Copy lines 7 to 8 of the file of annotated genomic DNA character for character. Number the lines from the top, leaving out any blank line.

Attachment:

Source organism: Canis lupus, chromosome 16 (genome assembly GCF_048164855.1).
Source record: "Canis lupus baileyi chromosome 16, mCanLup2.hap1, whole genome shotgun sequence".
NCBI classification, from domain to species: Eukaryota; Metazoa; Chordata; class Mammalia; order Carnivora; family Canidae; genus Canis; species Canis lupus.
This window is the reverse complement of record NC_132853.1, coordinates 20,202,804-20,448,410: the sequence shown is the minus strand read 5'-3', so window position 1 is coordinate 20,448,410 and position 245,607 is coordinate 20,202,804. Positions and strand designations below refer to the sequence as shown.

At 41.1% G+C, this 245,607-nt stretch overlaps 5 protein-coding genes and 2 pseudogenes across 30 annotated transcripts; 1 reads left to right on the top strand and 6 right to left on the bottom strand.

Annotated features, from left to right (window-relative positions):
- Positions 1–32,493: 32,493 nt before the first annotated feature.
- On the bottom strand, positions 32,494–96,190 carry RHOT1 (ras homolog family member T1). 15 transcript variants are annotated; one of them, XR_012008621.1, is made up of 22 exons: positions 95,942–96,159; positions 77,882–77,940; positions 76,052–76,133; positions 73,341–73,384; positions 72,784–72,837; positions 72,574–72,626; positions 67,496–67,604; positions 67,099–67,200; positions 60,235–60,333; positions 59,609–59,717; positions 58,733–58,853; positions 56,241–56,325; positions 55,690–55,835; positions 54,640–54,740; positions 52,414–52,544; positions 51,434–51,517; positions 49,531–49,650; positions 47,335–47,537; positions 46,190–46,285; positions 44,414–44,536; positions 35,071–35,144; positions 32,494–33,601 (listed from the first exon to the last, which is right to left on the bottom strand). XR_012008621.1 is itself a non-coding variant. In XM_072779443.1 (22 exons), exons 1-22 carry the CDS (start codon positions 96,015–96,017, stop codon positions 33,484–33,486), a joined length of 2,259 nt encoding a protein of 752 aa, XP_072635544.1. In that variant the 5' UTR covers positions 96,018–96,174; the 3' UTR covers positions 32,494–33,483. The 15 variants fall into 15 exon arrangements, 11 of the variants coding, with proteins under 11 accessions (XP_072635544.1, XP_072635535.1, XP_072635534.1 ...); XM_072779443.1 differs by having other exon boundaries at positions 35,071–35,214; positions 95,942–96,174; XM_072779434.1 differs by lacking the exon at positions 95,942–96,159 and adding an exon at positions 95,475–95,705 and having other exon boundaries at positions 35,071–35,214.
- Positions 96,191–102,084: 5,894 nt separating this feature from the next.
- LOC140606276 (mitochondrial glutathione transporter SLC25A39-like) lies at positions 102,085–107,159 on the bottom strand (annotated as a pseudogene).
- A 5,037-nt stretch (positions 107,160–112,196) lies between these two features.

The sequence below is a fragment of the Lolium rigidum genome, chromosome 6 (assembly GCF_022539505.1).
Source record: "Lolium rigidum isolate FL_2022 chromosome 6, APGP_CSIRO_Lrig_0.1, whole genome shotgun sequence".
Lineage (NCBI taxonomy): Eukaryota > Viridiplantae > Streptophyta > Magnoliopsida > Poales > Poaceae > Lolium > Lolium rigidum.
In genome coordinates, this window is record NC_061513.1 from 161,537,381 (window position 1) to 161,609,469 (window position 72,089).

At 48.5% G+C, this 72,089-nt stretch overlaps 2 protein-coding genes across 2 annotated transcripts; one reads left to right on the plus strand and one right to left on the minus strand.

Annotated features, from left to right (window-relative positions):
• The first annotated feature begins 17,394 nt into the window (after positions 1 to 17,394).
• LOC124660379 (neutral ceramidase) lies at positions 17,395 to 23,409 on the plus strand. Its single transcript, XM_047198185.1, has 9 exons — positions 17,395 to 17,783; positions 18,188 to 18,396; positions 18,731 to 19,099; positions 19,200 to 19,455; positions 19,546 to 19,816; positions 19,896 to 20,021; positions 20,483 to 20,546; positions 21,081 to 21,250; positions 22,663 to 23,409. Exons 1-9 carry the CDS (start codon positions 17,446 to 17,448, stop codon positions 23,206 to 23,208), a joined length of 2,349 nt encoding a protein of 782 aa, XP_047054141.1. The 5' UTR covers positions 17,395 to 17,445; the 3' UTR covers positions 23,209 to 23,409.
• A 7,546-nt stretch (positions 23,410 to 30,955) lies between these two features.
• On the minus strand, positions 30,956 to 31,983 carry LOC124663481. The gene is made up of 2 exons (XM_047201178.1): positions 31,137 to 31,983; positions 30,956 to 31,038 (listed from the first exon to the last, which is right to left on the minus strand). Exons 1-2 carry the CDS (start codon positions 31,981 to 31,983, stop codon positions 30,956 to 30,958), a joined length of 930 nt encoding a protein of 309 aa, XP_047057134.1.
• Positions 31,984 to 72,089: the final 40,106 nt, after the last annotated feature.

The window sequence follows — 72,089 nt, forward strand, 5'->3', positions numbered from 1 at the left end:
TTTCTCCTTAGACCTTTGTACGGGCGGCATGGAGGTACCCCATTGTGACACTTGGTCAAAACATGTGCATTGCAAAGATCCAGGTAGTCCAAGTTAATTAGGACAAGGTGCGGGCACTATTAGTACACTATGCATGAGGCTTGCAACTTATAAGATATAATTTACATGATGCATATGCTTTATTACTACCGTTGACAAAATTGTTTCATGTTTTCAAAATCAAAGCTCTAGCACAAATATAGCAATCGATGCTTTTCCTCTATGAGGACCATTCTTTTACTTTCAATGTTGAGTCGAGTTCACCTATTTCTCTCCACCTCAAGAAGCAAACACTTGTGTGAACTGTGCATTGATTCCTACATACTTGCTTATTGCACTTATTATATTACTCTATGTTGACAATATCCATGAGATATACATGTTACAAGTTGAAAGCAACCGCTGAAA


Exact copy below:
- Positions 1–32,493: 32,493 nt before the first annotated feature.
- On the bottom strand, positions 32,494–96,190 carry RHOT1 (ras homolog family member T1). 15 transcript variants are annotated; one of them, XR_012008621.1, is made up of 22 exons: positions 95,942–96,159; positions 77,882–77,940; positions 76,052–76,133; positions 73,341–73,384; positions 72,784–72,837; positions 72,574–72,626; positions 67,496–67,604; positions 67,099–67,200; positions 60,235–60,333; positions 59,609–59,717; positions 58,733–58,853; positions 56,241–56,325; positions 55,690–55,835; positions 54,640–54,740; positions 52,414–52,544; positions 51,434–51,517; positions 49,531–49,650; positions 47,335–47,537; positions 46,190–46,285; positions 44,414–44,536; positions 35,071–35,144; positions 32,494–33,601 (listed from the first exon to the last, which is right to left on the bottom strand). XR_012008621.1 is itself a non-coding variant. In XM_072779443.1 (22 exons), exons 1-22 carry the CDS (start codon positions 96,015–96,017, stop codon positions 33,484–33,486), a joined length of 2,259 nt encoding a protein of 752 aa, XP_072635544.1. In that variant the 5' UTR covers positions 96,018–96,174; the 3' UTR covers positions 32,494–33,483. The 15 variants fall into 15 exon arrangements, 11 of the variants coding, with proteins under 11 accessions (XP_072635544.1, XP_072635535.1, XP_072635534.1 ...); XM_072779443.1 differs by having other exon boundaries at positions 35,071–35,214; positions 95,942–96,174; XM_072779434.1 differs by lacking the exon at positions 95,942–96,159 and adding an exon at positions 95,475–95,705 and having other exon boundaries at positions 35,071–35,214.